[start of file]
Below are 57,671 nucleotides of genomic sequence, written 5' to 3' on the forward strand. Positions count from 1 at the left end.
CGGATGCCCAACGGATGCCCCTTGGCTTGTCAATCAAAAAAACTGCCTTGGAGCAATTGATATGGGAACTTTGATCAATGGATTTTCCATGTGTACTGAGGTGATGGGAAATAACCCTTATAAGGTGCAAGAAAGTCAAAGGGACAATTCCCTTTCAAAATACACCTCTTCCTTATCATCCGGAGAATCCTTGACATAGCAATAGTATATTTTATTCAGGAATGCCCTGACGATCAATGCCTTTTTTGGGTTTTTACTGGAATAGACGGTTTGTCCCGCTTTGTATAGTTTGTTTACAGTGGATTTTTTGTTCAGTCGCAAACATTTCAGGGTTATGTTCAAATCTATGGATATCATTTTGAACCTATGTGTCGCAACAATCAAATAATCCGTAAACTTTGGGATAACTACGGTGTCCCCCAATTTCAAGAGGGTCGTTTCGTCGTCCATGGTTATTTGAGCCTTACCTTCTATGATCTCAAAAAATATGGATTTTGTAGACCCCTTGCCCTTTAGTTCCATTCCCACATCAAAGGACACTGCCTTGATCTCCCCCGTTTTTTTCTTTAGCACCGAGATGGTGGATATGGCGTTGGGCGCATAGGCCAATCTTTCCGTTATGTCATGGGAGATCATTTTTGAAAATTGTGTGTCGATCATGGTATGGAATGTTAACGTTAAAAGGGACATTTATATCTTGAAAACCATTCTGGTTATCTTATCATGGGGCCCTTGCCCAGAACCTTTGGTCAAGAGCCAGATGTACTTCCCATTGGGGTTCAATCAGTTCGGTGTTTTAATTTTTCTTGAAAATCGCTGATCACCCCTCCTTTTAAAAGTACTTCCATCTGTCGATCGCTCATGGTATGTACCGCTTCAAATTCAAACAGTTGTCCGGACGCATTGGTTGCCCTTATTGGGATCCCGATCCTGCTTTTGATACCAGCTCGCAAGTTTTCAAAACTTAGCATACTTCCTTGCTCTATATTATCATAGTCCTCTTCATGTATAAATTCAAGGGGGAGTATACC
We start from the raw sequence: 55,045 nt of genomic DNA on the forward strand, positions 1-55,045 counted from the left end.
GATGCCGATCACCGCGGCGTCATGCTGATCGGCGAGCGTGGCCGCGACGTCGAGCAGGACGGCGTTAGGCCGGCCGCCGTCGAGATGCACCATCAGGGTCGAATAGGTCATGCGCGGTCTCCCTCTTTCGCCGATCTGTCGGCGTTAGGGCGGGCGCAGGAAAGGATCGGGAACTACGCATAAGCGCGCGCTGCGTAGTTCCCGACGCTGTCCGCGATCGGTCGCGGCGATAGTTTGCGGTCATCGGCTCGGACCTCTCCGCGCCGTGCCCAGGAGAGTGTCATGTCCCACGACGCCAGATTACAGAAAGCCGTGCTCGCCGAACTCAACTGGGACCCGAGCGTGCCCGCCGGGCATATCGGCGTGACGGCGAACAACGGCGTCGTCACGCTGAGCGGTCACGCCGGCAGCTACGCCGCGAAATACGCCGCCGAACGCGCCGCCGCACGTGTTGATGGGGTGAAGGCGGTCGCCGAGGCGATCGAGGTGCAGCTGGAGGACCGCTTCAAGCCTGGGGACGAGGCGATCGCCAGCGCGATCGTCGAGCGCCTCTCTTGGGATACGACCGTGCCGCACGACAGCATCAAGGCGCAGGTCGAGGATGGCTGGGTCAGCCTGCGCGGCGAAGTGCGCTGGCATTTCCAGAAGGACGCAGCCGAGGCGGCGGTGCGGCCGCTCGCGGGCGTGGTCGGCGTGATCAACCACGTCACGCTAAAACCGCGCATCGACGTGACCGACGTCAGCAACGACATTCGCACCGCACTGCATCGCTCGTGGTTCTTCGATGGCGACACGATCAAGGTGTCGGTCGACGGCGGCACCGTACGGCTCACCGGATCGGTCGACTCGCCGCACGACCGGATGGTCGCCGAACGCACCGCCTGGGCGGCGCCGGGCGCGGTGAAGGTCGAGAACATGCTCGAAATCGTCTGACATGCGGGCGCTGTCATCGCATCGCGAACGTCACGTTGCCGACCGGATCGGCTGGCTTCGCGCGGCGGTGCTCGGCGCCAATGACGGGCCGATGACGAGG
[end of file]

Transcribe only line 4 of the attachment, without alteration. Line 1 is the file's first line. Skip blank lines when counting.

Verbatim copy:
GATGCCGATCACCGCGGCGTCATGCTGATCGGCGAGCGTGGCCGCGACGTCGAGCAGGACGGCGTTAGGCCGGCCGCCGTCGAGATGCACCATCAGGGTCGAATAGGTCATGCGCGGTCTCCCTCTTTCGCCGATCTGTCGGCGTTAGGGCGGGCGCAGGAAAGGATCGGGAACTACGCATAAGCGCGCGCTGCGTAGTTCCCGACGCTGTCCGCGATCGGTCGCGGCGATAGTTTGCGGTCATCGGCTCGGACCTCTCCGCGCCGTGCCCAGGAGAGTGTCATGTCCCACGACGCCAGATTACAGAAAGCCGTGCTCGCCGAACTCAACTGGGACCCGAGCGTGCCCGCCGGGCATATCGGCGTGACGGCGAACAACGGCGTCGTCACGCTGAGCGGTCACGCCGGCAGCTACGCCGCGAAATACGCCGCCGAACGCGCCGCCGCACGTGTTGATGGGGTGAAGGCGGTCGCCGAGGCGATCGAGGTGCAGCTGGAGGACCGCTTCAAGCCTGGGGACGAGGCGATCGCCAGCGCGATCGTCGAGCGCCTCTCTTGGGATACGACCGTGCCGCACGACAGCATCAAGGCGCAGGTCGAGGATGGCTGGGTCAGCCTGCGCGGCGAAGTGCGCTGGCATTTCCAGAAGGACGCAGCCGAGGCGGCGGTGCGGCCGCTCGCGGGCGTGGTCGGCGTGATCAACCACGTCACGCTAAAACCGCGCATCGACGTGACCGACGTCAGCAACGACATTCGCACCGCACTGCATCGCTCGTGGTTCTTCGATGGCGACACGATCAAGGTGTCGGTCGACGGCGGCACCGTACGGCTCACCGGATCGGTCGACTCGCCGCACGACCGGATGGTCGCCGAACGCACCGCCTGGGCGGCGCCGGGCGCGGTGAAGGTCGAGAACATGCTCGAAATCGTCTGACATGCGGGCGCTGTCATCGCATCGCGAACGTCACGTTGCCGACCGGATCGGCTGGCTTCGCGCGGCGGTGCTCGGCGCCAATGACGGGCCGATGACGAGG